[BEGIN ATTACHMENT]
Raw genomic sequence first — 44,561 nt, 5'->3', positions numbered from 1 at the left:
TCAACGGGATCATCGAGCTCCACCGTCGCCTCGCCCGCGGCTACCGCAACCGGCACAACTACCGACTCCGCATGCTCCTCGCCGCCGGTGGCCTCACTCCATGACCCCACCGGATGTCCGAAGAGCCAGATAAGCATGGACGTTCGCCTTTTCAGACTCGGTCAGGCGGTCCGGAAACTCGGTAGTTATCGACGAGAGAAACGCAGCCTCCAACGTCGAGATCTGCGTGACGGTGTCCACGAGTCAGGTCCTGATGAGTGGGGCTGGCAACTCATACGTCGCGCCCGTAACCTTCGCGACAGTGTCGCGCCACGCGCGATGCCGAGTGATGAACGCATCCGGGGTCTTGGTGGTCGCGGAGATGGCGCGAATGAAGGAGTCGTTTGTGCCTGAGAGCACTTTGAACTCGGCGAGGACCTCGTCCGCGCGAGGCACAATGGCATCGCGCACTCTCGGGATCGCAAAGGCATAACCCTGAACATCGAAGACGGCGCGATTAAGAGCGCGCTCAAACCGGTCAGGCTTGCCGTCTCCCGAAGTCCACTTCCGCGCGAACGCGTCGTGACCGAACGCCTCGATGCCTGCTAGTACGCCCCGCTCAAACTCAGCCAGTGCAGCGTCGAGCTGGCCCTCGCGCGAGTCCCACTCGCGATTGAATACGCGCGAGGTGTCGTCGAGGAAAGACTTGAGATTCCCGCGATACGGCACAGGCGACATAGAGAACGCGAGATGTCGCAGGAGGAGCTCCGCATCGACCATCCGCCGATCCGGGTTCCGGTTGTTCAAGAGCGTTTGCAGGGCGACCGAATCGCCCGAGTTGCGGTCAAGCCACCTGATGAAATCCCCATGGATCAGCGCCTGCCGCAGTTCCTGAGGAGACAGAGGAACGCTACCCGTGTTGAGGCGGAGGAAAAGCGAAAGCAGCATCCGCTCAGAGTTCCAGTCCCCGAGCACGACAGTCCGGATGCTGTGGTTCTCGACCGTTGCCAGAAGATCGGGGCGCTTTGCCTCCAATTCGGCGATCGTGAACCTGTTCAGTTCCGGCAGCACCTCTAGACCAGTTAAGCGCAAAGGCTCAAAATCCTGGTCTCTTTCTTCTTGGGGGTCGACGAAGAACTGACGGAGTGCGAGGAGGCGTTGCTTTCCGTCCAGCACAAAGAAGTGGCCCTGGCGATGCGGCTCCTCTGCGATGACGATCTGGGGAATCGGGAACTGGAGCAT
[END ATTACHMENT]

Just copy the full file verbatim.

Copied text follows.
Raw genomic sequence first — 44,561 nt, 5'->3', positions numbered from 1 at the left:
TCAACGGGATCATCGAGCTCCACCGTCGCCTCGCCCGCGGCTACCGCAACCGGCACAACTACCGACTCCGCATGCTCCTCGCCGCCGGTGGCCTCACTCCATGACCCCACCGGATGTCCGAAGAGCCAGATAAGCATGGACGTTCGCCTTTTCAGACTCGGTCAGGCGGTCCGGAAACTCGGTAGTTATCGACGAGAGAAACGCAGCCTCCAACGTCGAGATCTGCGTGACGGTGTCCACGAGTCAGGTCCTGATGAGTGGGGCTGGCAACTCATACGTCGCGCCCGTAACCTTCGCGACAGTGTCGCGCCACGCGCGATGCCGAGTGATGAACGCATCCGGGGTCTTGGTGGTCGCGGAGATGGCGCGAATGAAGGAGTCGTTTGTGCCTGAGAGCACTTTGAACTCGGCGAGGACCTCGTCCGCGCGAGGCACAATGGCATCGCGCACTCTCGGGATCGCAAAGGCATAACCCTGAACATCGAAGACGGCGCGATTAAGAGCGCGCTCAAACCGGTCAGGCTTGCCGTCTCCCGAAGTCCACTTCCGCGCGAACGCGTCGTGACCGAACGCCTCGATGCCTGCTAGTACGCCCCGCTCAAACTCAGCCAGTGCAGCGTCGAGCTGGCCCTCGCGCGAGTCCCACTCGCGATTGAATACGCGCGAGGTGTCGTCGAGGAAAGACTTGAGATTCCCGCGATACGGCACAGGCGACATAGAGAACGCGAGATGTCGCAGGAGGAGCTCCGCATCGACCATCCGCCGATCCGGGTTCCGGTTGTTCAAGAGCGTTTGCAGGGCGACCGAATCGCCCGAGTTGCGGTCAAGCCACCTGATGAAATCCCCATGGATCAGCGCCTGCCGCAGTTCCTGAGGAGACAGAGGAACGCTACCCGTGTTGAGGCGGAGGAAAAGCGAAAGCAGCATCCGCTCAGAGTTCCAGTCCCCGAGCACGACAGTCCGGATGCTGTGGTTCTCGACCGTTGCCAGAAGATCGGGGCGCTTTGCCTCCAATTCGGCGATCGTGAACCTGTTCAGTTCCGGCAGCACCTCTAGACCAGTTAAGCGCAAAGGCTCAAAATCCTGGTCTCTTTCTTCTTGGGGGTCGACGAAGAACTGACGGAGTGCGAGGAGGCGTTGCTTTCCGTCCAGCACAAAGAAGTGGCCCTGGCGATGCGGCTCCTCTGCGATGACGATCTGGGGAATCGGGAACTGGAGCAT